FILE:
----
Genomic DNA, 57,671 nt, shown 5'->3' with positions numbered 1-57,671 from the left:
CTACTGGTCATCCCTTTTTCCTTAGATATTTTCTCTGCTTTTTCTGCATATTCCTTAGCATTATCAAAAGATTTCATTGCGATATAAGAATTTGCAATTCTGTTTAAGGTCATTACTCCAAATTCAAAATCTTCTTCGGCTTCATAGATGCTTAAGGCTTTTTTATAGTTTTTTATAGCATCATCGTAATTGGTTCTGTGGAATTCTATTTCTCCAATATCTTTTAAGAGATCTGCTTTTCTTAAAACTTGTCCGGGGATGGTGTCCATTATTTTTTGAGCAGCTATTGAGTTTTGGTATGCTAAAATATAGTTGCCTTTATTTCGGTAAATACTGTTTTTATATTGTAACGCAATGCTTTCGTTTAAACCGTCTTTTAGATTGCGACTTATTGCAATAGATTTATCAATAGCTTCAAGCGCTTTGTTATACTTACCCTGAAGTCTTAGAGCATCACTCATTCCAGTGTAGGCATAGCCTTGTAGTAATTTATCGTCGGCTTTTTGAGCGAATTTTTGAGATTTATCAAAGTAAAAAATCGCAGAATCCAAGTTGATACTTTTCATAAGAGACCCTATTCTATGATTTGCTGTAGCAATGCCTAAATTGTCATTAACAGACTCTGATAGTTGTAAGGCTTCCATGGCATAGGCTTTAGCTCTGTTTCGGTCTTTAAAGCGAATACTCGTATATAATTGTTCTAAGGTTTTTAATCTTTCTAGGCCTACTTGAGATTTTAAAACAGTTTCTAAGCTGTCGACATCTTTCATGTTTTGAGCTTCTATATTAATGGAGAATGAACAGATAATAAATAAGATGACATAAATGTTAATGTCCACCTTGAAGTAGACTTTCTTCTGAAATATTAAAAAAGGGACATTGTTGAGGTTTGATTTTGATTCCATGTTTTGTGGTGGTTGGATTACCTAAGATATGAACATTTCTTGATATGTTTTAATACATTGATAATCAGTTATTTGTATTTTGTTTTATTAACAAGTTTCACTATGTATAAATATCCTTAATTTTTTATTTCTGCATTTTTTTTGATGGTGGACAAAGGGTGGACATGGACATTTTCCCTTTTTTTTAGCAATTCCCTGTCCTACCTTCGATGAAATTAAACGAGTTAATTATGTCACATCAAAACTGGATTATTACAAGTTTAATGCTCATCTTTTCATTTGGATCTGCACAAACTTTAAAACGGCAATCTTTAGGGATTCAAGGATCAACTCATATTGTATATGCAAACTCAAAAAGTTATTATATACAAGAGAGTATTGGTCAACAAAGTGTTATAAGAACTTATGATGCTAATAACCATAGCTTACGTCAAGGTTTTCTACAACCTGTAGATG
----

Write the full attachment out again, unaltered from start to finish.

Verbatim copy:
Genomic DNA, 57,671 nt, shown 5'->3' with positions numbered 1-57,671 from the left:
CTACTGGTCATCCCTTTTTCCTTAGATATTTTCTCTGCTTTTTCTGCATATTCCTTAGCATTATCAAAAGATTTCATTGCGATATAAGAATTTGCAATTCTGTTTAAGGTCATTACTCCAAATTCAAAATCTTCTTCGGCTTCATAGATGCTTAAGGCTTTTTTATAGTTTTTTATAGCATCATCGTAATTGGTTCTGTGGAATTCTATTTCTCCAATATCTTTTAAGAGATCTGCTTTTCTTAAAACTTGTCCGGGGATGGTGTCCATTATTTTTTGAGCAGCTATTGAGTTTTGGTATGCTAAAATATAGTTGCCTTTATTTCGGTAAATACTGTTTTTATATTGTAACGCAATGCTTTCGTTTAAACCGTCTTTTAGATTGCGACTTATTGCAATAGATTTATCAATAGCTTCAAGCGCTTTGTTATACTTACCCTGAAGTCTTAGAGCATCACTCATTCCAGTGTAGGCATAGCCTTGTAGTAATTTATCGTCGGCTTTTTGAGCGAATTTTTGAGATTTATCAAAGTAAAAAATCGCAGAATCCAAGTTGATACTTTTCATAAGAGACCCTATTCTATGATTTGCTGTAGCAATGCCTAAATTGTCATTAACAGACTCTGATAGTTGTAAGGCTTCCATGGCATAGGCTTTAGCTCTGTTTCGGTCTTTAAAGCGAATACTCGTATATAATTGTTCTAAGGTTTTTAATCTTTCTAGGCCTACTTGAGATTTTAAAACAGTTTCTAAGCTGTCGACATCTTTCATGTTTTGAGCTTCTATATTAATGGAGAATGAACAGATAATAAATAAGATGACATAAATGTTAATGTCCACCTTGAAGTAGACTTTCTTCTGAAATATTAAAAAAGGGACATTGTTGAGGTTTGATTTTGATTCCATGTTTTGTGGTGGTTGGATTACCTAAGATATGAACATTTCTTGATATGTTTTAATACATTGATAATCAGTTATTTGTATTTTGTTTTATTAACAAGTTTCACTATGTATAAATATCCTTAATTTTTTATTTCTGCATTTTTTTTGATGGTGGACAAAGGGTGGACATGGACATTTTCCCTTTTTTTTAGCAATTCCCTGTCCTACCTTCGATGAAATTAAACGAGTTAATTATGTCACATCAAAACTGGATTATTACAAGTTTAATGCTCATCTTTTCATTTGGATCTGCACAAACTTTAAAACGGCAATCTTTAGGGATTCAAGGATCAACTCATATTGTATATGCAAACTCAAAAAGTTATTATATACAAGAGAGTATTGGTCAACAAAGTGTTATAAGAACTTATGATGCTAATAACCATAGCTTACGTCAAGGTTTTCTACAACCTGTAGATG